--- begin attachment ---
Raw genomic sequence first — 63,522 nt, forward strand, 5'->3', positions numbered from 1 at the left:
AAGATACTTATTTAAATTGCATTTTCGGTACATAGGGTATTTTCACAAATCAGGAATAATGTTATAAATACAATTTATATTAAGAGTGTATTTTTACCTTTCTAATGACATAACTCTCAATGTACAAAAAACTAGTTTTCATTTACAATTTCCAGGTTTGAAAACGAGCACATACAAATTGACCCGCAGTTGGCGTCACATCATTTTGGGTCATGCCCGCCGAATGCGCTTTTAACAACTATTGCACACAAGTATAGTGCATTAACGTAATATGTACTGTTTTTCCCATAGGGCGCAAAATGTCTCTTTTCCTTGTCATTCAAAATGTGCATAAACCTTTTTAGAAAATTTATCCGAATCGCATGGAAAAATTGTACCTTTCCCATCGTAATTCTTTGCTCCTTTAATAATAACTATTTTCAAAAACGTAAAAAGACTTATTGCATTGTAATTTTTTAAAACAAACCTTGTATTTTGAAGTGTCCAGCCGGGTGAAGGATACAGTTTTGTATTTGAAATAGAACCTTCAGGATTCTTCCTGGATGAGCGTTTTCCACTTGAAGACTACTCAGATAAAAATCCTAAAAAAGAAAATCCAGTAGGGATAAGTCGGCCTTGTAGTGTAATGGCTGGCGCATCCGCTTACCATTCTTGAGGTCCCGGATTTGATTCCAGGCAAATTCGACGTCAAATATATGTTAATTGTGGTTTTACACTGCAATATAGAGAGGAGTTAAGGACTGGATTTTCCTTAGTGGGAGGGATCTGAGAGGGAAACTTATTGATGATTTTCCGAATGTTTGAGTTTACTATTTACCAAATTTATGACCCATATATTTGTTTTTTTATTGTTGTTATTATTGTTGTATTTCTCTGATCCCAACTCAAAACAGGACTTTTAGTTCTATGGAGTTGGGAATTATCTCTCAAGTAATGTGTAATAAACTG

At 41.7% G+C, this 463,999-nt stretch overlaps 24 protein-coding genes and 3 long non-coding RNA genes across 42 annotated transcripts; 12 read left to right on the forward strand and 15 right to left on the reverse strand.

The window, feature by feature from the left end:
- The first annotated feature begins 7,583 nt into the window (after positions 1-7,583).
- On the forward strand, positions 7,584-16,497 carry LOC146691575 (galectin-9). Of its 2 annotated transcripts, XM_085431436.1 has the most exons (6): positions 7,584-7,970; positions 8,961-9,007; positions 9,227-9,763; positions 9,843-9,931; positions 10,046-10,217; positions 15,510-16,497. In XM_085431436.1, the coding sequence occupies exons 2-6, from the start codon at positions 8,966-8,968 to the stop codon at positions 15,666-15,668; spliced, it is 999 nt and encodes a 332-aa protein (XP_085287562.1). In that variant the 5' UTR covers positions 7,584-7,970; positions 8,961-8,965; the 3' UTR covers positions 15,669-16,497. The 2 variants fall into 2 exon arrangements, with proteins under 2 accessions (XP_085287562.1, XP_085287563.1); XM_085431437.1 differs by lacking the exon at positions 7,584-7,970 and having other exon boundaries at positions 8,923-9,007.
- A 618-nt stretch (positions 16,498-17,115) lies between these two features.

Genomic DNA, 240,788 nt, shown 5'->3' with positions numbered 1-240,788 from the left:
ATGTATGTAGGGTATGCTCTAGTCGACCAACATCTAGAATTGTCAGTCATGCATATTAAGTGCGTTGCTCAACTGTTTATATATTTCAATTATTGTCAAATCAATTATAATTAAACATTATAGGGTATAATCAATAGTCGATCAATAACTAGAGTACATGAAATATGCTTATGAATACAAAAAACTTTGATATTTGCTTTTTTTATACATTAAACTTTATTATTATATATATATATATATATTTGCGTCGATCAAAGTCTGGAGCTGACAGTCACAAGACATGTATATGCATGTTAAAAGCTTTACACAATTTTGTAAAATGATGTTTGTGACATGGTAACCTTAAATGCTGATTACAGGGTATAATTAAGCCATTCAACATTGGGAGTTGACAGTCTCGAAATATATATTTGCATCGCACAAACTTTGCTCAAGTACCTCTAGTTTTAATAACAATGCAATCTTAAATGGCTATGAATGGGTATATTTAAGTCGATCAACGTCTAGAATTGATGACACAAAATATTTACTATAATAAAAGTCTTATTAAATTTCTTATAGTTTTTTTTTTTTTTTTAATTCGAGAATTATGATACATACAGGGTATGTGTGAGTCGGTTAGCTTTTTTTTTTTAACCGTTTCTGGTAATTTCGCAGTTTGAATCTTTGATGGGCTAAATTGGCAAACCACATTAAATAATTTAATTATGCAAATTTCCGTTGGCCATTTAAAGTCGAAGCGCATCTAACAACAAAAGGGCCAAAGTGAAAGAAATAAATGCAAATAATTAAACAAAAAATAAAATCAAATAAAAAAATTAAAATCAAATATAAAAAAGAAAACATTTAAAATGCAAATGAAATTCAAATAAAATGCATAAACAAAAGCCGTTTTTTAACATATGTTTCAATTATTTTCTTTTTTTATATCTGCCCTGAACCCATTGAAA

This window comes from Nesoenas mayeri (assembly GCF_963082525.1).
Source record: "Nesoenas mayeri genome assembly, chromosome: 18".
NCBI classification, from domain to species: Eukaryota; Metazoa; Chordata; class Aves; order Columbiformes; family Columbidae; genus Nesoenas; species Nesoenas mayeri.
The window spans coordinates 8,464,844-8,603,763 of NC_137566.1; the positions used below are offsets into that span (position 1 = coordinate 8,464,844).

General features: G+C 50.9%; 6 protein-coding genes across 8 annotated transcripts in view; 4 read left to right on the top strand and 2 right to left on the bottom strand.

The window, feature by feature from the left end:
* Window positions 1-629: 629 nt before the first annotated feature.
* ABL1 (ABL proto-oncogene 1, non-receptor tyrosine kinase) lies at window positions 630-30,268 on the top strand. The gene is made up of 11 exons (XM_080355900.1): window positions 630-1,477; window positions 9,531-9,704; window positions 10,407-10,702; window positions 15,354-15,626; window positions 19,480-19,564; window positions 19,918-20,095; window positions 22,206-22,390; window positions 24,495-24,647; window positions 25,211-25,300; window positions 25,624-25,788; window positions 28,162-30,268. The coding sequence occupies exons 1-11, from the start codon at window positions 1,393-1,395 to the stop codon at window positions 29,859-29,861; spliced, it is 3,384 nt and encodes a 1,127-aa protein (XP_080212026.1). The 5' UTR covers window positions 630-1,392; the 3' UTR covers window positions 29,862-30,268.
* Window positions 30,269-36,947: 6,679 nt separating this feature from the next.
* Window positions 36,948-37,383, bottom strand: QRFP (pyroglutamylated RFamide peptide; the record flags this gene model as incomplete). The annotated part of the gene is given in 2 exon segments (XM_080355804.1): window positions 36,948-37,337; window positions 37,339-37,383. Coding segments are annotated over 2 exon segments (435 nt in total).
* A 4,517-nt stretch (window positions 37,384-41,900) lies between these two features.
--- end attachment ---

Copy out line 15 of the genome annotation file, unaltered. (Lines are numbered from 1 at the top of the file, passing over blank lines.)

The window, feature by feature from the left end: